PRESQUE ISLE, Maine— The Presque Isle International Airport will receive more than $7 million between two separate grants this year to improve infrastructure and the runway in winter through the Federal Aviation Administration’s Airport Improvement Program.
Almost $10 million will be split between Presque Isle and Lewiston-Auburn airports with Presque Isle receiving the majority of funds, according to an announcement Sept. 23 from U.S. Sen. Susan Collins’ office.
In recent years, the airport has received substantial funding from the FAA to help improve operations.
Since 2015, the agency has provided Presque Isle airport with more than $9 million, according to grant history data provided by the FAA — but that number doesn’t include the latest $6.7 million grant Collins announced on Tuesday.
On Monday, the FAA announced that Presque Isle would receive another $1,074,816 to purchase snow removal equipment. While these are both funded through the airport improvement program, they are two separate grants, Kathleen Bergen, manager of communications for the FAA, confirmed.
With both of the grants awarded this year, the airport will have received more than $16.5 million since 2015 for various costs including investments in infrastructure and equipment.
The first grant in 2019, which was awarded in June, will go toward purchasing runway sweepers, said Airport Director Scott Wardwell.
The sweepers are necessary to comply with new federal regulations for runway safety, according to Wardwell. The new machines, which he described as operating like giant brooms, are supposed to sweep large amounts of snow off the runway to avoid ice sticking to the pavement.
“By getting as much of that snow off as possible you reduce the chances of creating ice … ice is really almost totally prohibited from being on the runway now,” Wardwell said.
“It’s definitely going to significantly increase our ability to broom this stuff off,” he said.
The machines, which are made to order, are expected to arrive sometime in February 2020.
Improving the airport’s operations has long been a point of focus, even before a United Express passenger plane missed the runway and crash-landed at the airport this past March.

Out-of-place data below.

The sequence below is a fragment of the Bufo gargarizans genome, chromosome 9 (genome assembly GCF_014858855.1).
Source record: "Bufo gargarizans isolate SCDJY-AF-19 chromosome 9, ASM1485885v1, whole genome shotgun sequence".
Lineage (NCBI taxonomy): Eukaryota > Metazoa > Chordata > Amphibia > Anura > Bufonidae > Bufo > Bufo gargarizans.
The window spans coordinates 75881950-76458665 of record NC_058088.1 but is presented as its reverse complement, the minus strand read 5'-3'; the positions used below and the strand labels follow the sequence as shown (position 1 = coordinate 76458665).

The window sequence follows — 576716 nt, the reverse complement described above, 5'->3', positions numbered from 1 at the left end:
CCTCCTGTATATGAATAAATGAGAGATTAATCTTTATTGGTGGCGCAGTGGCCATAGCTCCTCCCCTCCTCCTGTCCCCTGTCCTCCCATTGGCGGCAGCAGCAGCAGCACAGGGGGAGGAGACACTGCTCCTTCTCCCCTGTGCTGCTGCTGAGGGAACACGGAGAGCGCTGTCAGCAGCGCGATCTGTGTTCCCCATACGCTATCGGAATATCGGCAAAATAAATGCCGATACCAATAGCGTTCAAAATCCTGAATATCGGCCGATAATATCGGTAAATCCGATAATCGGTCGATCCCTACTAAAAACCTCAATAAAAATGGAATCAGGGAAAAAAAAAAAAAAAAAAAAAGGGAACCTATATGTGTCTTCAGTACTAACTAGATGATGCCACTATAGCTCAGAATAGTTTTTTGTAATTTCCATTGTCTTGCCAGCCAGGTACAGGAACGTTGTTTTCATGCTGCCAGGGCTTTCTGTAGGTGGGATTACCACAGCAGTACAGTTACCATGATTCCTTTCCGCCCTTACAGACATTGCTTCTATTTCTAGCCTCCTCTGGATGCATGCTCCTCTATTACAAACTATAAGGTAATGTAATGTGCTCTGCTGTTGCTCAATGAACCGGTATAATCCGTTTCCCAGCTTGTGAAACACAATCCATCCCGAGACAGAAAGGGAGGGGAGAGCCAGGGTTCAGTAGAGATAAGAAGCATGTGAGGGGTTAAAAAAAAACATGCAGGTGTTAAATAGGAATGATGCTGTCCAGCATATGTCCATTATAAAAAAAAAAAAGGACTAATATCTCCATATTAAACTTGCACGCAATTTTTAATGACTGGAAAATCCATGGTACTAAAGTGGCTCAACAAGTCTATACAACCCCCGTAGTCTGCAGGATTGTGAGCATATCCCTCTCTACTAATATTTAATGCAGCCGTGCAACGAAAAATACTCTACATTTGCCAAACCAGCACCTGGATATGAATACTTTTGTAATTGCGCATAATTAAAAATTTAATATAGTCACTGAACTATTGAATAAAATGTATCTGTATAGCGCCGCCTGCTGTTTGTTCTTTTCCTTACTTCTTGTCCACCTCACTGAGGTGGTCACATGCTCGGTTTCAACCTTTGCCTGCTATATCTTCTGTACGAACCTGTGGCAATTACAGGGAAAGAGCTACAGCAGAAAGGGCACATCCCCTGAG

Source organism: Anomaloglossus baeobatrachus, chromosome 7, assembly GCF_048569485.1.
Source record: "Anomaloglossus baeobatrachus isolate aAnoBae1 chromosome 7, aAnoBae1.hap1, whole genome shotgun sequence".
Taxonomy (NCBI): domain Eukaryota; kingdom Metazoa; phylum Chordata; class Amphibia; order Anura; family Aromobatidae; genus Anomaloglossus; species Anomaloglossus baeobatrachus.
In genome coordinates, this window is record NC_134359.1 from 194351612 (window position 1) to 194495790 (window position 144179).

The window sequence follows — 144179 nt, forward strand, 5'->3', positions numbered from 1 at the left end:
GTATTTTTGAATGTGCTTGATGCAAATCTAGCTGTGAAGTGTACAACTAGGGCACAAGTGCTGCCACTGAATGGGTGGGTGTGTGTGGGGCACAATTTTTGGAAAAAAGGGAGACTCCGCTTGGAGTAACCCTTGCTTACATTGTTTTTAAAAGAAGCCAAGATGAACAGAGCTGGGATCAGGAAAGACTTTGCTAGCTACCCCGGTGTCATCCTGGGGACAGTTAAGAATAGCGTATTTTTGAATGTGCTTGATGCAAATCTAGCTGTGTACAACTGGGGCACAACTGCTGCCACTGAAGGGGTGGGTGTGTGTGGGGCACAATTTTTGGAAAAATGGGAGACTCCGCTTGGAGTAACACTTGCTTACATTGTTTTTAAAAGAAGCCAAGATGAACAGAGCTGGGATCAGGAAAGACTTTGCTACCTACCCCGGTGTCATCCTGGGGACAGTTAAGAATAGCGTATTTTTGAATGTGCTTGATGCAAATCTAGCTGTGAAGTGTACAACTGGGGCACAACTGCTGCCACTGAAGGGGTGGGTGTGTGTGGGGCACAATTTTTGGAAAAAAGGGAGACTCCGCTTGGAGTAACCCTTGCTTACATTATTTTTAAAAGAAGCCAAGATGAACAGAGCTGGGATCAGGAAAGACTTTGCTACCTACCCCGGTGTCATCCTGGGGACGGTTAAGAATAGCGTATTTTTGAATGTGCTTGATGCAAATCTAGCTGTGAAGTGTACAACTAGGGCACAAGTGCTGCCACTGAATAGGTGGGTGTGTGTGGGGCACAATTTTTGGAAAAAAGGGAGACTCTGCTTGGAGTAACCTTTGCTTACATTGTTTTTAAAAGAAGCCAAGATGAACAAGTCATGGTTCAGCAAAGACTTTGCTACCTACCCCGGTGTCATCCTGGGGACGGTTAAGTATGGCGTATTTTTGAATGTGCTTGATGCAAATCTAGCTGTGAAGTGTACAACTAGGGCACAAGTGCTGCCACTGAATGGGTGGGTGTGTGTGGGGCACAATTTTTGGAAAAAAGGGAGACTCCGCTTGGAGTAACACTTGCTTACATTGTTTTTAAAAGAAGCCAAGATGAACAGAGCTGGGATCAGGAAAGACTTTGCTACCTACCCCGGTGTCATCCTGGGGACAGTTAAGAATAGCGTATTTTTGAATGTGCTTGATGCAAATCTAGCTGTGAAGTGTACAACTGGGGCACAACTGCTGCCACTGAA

During a Transportation Appropriations Subcommittee hearing several weeks after the incident, U.S. Department of Transportation Secretary, Elaine Chao, told Collins that the FFA was supposed to be working with the airport to prevent a similar accident from happening again.
Later that month, investigators released a preliminary report on the accident but didn’t disclose what caused it. The full investigation is not expected to be completed for 12-18 months.
In the preliminary report, the NTSB said that the plane landed between the taxiway and runway, in light to moderate snow.
Wardwell wouldn’t say what he thought caused the accident but emphasized that the improvements are part of a larger plan to upgrade the airport to current federal regulations.
“When any incident happens, it tends to focus things a little bit more,” he said. “It’s all safety-related.”
Wardwell said that in April he was in discussions with the FAA about securing the funding for the sweepers, to better clear off the runway for aircrafts.
With the purchase of the two new runway sweepers, the airport will be operating with three total machines, the maximum amount of sweepers for the airport’s size allowed by the FAA, Wardwell said.
“The FFA changed dramatically what it would allow on runways and we’re still going through the process of incorporating those changes,” Wardwell said. “So essentially we’re transitioning to a new requirement.”
The additional $6.7 million grant announced by Collins on Sept. 23 will be used to continue the second phase of rebuilding the commercial aviation ramp.
With this money, the airport will remove and replace the pavement and base material of the ramp. They are also going to remove an older hangar built in the 1970’s from the base because it doesn’t meet current fire regulations, Wardwell said.
Some construction may begin before snow falls this year but the vast majority of the work should be completed by next spring or summer, he said.